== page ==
Yorkshire man NICKS 1,000 Orange customer records. Court issues TINY FINE
Change the law – chuck baddies in jail, says watchdog
A man who attempted to illegally access the passwords and login details of more than 1,000 Orange customers has been fined just £500 for his actions.
The Information Commissioner's Office said that the 25-year-old company director Matthew Devlin was handed the financial penalty after he appeared before Calderdale Magistrates' Court in Halifax on Tuesday.
Devlin, a company director at a telecoms firm, was additionally ordered to pay £438.63 costs and an £50 victim surcharge. Such data theft is a criminal offence, but wrongdoers only face a fine of up to £5,000 in a Magistrates Court.
They cannot be jailed for the crime.
The regulator said:
[Devlin] had impersonated a member of Orange’s security team during calls and emails to legitimate mobile phone distributors, in an attempt to obtain passwords and login details to their customer database. He succeeded on one occasion, and was able to access the records of 1,066 customers.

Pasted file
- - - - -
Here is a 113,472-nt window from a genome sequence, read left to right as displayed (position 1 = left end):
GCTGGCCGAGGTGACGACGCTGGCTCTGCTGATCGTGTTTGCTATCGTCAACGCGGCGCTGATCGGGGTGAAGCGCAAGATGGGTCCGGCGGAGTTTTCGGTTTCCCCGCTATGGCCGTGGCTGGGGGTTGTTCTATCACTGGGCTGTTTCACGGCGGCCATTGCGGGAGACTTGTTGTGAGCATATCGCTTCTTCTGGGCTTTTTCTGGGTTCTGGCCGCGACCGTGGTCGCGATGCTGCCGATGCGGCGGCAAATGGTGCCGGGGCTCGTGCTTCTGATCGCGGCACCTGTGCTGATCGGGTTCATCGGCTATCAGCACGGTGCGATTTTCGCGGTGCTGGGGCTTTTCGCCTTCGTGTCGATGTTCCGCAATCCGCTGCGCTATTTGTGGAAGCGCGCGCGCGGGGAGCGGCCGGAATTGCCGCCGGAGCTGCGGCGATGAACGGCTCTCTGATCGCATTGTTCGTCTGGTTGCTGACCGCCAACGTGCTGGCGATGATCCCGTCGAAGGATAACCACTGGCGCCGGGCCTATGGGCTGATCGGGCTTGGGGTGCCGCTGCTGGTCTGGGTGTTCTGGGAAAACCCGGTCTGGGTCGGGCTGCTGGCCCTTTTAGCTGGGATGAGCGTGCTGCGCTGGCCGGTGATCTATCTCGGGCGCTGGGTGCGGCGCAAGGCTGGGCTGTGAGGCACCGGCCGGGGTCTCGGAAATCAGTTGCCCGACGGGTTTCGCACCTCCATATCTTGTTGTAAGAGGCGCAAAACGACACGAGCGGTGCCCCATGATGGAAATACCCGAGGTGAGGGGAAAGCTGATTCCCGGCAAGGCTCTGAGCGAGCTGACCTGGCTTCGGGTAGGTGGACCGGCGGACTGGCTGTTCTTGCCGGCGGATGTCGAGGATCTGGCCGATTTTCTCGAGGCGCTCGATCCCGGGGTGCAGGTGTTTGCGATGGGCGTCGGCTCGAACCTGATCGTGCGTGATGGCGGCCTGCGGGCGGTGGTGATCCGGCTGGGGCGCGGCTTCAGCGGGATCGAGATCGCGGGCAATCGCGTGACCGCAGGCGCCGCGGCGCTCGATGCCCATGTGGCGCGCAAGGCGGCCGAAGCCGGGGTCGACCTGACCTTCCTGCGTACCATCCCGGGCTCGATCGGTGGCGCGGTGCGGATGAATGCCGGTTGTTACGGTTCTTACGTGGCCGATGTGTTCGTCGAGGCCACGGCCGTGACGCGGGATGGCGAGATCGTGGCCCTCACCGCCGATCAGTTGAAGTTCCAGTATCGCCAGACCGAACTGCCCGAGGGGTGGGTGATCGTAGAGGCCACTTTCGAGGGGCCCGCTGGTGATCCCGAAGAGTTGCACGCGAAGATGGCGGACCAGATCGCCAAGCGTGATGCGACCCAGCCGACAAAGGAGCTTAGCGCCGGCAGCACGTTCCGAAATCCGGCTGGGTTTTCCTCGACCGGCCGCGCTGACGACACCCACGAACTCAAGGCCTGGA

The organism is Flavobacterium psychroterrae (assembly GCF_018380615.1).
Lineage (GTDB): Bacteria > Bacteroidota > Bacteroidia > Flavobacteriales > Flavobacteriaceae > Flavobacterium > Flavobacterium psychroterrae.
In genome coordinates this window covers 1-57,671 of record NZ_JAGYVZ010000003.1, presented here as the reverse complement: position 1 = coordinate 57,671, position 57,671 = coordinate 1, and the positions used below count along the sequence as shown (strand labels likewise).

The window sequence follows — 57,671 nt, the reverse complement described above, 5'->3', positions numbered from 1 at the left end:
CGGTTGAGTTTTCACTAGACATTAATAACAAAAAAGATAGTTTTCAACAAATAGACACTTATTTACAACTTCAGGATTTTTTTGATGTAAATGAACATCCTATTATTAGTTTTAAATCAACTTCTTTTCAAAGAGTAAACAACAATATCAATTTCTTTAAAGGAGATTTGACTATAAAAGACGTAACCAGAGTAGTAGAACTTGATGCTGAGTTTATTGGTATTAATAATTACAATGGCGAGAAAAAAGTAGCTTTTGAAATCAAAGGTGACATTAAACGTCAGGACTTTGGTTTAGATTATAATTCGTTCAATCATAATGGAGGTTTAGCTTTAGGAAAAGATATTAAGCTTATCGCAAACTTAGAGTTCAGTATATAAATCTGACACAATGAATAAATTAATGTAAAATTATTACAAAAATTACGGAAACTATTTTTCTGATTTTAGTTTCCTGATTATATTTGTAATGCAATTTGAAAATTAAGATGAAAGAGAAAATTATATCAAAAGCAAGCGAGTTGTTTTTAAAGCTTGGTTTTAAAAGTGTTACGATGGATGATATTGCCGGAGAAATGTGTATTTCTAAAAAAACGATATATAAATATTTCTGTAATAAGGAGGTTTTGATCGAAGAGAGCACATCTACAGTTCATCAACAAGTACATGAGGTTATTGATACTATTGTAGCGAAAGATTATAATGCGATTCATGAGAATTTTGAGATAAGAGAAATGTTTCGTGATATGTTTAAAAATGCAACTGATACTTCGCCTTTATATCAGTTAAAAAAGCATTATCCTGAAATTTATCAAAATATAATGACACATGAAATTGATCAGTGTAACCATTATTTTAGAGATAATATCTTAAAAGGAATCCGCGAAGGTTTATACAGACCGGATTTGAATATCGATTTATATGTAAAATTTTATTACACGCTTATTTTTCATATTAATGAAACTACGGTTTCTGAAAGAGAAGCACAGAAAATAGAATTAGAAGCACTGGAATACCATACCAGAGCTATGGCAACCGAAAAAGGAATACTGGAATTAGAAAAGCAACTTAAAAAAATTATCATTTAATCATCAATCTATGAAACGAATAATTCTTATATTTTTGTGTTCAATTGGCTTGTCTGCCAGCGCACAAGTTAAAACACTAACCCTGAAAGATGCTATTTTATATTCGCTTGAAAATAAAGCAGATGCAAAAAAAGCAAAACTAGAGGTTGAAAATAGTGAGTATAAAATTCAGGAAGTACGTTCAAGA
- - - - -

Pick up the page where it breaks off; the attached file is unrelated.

Devlin, who used the info to target customers due a mobile upgrade by offering his company's services, fooled disties into thinking he was a member of Orange's security team.
ICO head of enforcement Stephen Eckersley said:
Personal data is a valuable commodity. Devlin lied and manipulated to access this information for his own profit and now he’s facing a fine and a criminal conviction. EE [which now owns the Orange brand] swiftly alerted us to this breach and their security procedures allowed the ICO to identify Devlin as the perpetrator.
The Information Commissioner noted that the penalty was a piddling amount for the crime committed by Devlin. He said:
Fines like this are no deterrent. Our personal details are worth serious money to rogue operators. If we don't want people to steal our personal details or buy and sell them as they like, then we need to show them how serious we are taking this. And that means the prospect of prison for the most serious cases.
An earlier version of this story said that EE had been hoodwinked by Devlin's system breach, based on information provided by the ICO. This has since been amended here.